Background: The COVID-19 pandemic has likely affected the most vulnerable groups of patients and those requiring time-critical access to healthcare services, such as patients with cancer. The aim of this study was to use time trend data to assess the impact of COVID-19 on timely diagnosis and treatment of head and neck cancer (HNC) in the Italian Piedmont region. Methods: This study was based on two different data sources. First, regional hospital discharge register data were used to identify incident HNC in patients ≥18 years old during the period from January 1, 2015, to December 31, 2020. Interrupted time-series analysis was used to model the long-time trends in monthly incident HNC before COVID-19 while accounting for holiday-related seasonal fluctuations in the HNC admissions. Second, in a population of incident HNC patients eligible for recruitment in an ongoing clinical cohort study (HEADSpAcE) that started before the COVID-19 pandemic, we compared the distribution of early-stage and late-stage diagnoses between the pre-COVID-19 and the COVID-19 period. Results: There were 4,811 incident HNC admissions in the 5-year period before the COVID-19 outbreak and 832 admissions in 2020, of which 689 occurred after the COVID-19 outbreak in Italy. An initial reduction of 28% in admissions during the first wave of the COVID-19 pandemic (RR 0.72, 95% CI 0.62–0.84) was largely addressed by the end of 2020 (RR 0.96, 95% CI 0.89–1.03) when considering the whole population, although there were some heterogeneities. The gap between observed and expected admissions was particularly evident and had not completely recovered by the end of the year in older (≥75 years) patients (RR: 0.88, 0.76–1.01), patients with a Romano-Charlson comorbidity index below 2 (RR 0.91, 95% CI: 0.84–1.00), and primary surgically treated patients (RR 0.88, 95% CI 0.80–0.97). In the subgroup of patients eligible for the ongoing active recruitment, we observed no evidence of a shift toward a more advanced stage at diagnosis in the periods following the first pandemic wave. Conclusions: The COVID-19 pandemic has affected differentially the management of certain groups of incident HNC patients, with more pronounced impact on older patients, those treated primarily surgically, and those with less comorbidities. The missed and delayed diagnoses may translate into worser oncological outcomes in these patients.

The Impact of the COVID-19 Pandemic on Head and Neck Cancer Diagnosis in the Piedmont Region, Italy: Interrupted Time-Series Analysis

Popovic M.;Fiano V.;Moirano G.;Garzino Demo P.;Iorio G. C.;Moccia C.;Pecorari G.;Ramieri G.;Ricardi U.;Riva G.;Richiardi L.
2022

Abstract

Background: The COVID-19 pandemic has likely affected the most vulnerable groups of patients and those requiring time-critical access to healthcare services, such as patients with cancer. The aim of this study was to use time trend data to assess the impact of COVID-19 on timely diagnosis and treatment of head and neck cancer (HNC) in the Italian Piedmont region. Methods: This study was based on two different data sources. First, regional hospital discharge register data were used to identify incident HNC in patients ≥18 years old during the period from January 1, 2015, to December 31, 2020. Interrupted time-series analysis was used to model the long-time trends in monthly incident HNC before COVID-19 while accounting for holiday-related seasonal fluctuations in the HNC admissions. Second, in a population of incident HNC patients eligible for recruitment in an ongoing clinical cohort study (HEADSpAcE) that started before the COVID-19 pandemic, we compared the distribution of early-stage and late-stage diagnoses between the pre-COVID-19 and the COVID-19 period. Results: There were 4,811 incident HNC admissions in the 5-year period before the COVID-19 outbreak and 832 admissions in 2020, of which 689 occurred after the COVID-19 outbreak in Italy. An initial reduction of 28% in admissions during the first wave of the COVID-19 pandemic (RR 0.72, 95% CI 0.62–0.84) was largely addressed by the end of 2020 (RR 0.96, 95% CI 0.89–1.03) when considering the whole population, although there were some heterogeneities. The gap between observed and expected admissions was particularly evident and had not completely recovered by the end of the year in older (≥75 years) patients (RR: 0.88, 0.76–1.01), patients with a Romano-Charlson comorbidity index below 2 (RR 0.91, 95% CI: 0.84–1.00), and primary surgically treated patients (RR 0.88, 95% CI 0.80–0.97). In the subgroup of patients eligible for the ongoing active recruitment, we observed no evidence of a shift toward a more advanced stage at diagnosis in the periods following the first pandemic wave. Conclusions: The COVID-19 pandemic has affected differentially the management of certain groups of incident HNC patients, with more pronounced impact on older patients, those treated primarily surgically, and those with less comorbidities. The missed and delayed diagnoses may translate into worser oncological outcomes in these patients.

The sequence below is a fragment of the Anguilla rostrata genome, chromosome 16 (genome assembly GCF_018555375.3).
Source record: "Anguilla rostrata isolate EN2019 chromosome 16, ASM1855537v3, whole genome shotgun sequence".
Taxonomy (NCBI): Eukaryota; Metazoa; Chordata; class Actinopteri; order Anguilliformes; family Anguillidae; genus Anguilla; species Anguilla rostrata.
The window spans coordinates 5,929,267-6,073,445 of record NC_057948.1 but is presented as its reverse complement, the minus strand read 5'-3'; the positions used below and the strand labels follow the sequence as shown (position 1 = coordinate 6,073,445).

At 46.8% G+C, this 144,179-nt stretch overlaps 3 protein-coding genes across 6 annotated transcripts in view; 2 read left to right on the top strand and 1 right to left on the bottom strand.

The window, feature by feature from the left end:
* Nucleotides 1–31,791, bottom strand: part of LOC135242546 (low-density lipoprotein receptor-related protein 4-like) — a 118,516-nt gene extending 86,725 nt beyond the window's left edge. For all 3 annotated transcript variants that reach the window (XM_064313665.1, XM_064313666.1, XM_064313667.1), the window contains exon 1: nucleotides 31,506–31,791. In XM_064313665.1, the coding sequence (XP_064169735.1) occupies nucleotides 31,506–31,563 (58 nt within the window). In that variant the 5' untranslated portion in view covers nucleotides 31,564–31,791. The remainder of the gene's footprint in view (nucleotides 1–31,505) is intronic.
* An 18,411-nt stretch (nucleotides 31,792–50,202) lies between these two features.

FRONTIERS IN PUBLIC HEALTH
10
809283
1
10
cancer; cancer detection; COVID-19; head and neck; head and neck cancers; interrupted time-series analysis (ITSA); Italy; time trend analyses; Adolescent; Aged; Cohort Studies; Humans; Italy; Pandemics; SARS-CoV-2; COVID-19; Head and Neck Neoplasms
Popovic M.; Fiano V.; Moirano G.; Chiusa L.; Conway D.I.; Garzino Demo P.; Gilardetti M.; Iorio G.C.; Moccia C.; Ostellino O.; Pecorari G.; Ramieri G.; Ricardi U.; Riva G.; Virani S.; Richiardi L.
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Utilizza questo identificativo per citare o creare un link a questo documento: http://hdl.handle.net/2318/1851462
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